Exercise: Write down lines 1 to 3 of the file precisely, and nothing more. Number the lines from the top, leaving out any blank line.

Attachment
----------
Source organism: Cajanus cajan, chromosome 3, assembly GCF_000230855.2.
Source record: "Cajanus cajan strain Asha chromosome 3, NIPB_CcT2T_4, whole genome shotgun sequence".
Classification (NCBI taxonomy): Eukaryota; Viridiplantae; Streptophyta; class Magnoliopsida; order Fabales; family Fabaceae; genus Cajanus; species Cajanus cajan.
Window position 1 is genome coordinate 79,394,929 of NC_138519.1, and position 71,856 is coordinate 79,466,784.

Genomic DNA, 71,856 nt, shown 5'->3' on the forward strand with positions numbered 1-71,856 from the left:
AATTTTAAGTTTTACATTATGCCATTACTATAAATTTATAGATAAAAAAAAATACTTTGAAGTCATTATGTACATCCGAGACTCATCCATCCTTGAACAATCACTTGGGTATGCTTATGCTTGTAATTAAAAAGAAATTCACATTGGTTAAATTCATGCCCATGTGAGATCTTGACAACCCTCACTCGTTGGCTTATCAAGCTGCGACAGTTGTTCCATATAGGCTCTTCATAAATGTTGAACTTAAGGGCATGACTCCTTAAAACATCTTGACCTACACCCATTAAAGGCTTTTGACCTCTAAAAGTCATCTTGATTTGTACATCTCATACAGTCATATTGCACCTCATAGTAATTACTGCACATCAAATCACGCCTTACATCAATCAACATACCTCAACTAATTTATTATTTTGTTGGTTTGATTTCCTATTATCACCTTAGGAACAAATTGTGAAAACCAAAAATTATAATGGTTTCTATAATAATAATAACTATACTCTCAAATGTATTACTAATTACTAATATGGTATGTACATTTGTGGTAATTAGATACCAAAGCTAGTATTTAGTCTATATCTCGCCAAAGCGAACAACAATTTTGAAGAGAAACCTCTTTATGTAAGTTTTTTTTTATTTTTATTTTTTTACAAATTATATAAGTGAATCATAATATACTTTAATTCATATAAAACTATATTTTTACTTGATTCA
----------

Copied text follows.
Source organism: Cajanus cajan, chromosome 3, assembly GCF_000230855.2.
Source record: "Cajanus cajan strain Asha chromosome 3, NIPB_CcT2T_4, whole genome shotgun sequence".
Classification (NCBI taxonomy): Eukaryota; Viridiplantae; Streptophyta; class Magnoliopsida; order Fabales; family Fabaceae; genus Cajanus; species Cajanus cajan.